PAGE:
- Earn money with warnings about possible copyright infringements.
- Using signal extensions to steal cars from “keyless” systems in order to …
Essentially, any misuse of a product or theft can be understood as a misuse case. In some Misuse Cases companies will try to take protective measures. The world’s first solar highway opened in China in early 2018. A short time later, the first solar panels were stolen. Organisations will certainly protect themselves against such abuses, while the state can enact rules and laws for others (spray cans can only be sold to paint shops and thus reduce damage caused by graffiti) and for some nothing can be done about it (cars are powered by petrol and in some places lit on fire).
Creating Misuse Cases
Safety requirements for a system are often formulated in very general terms. This makes them difficult to implement and check. Even the creation of use cases is so difficult, because normally use cases are only suitable for the determination of functional requirements. Here a question helps: What should the system not be able to do? Or: what should the system prevent?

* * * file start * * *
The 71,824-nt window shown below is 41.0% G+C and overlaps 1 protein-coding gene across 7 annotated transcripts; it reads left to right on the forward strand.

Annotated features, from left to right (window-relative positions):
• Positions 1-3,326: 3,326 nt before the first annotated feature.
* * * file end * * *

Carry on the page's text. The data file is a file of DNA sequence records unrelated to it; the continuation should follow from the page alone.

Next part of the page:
The following procedure has been established:
- Define and visualise use cases and determine requirements.
- Identify potential hazards on the basis of the individual use cases, including the MisActors.
- Relate Misuse Cases with the threatened Use Cases.
- Derive requirements that prevent Misuse Cases.
- Describe test cases – it should be borne in mind that a Misuse Case is checked in such a way that unwanted functionality is successfully prevented.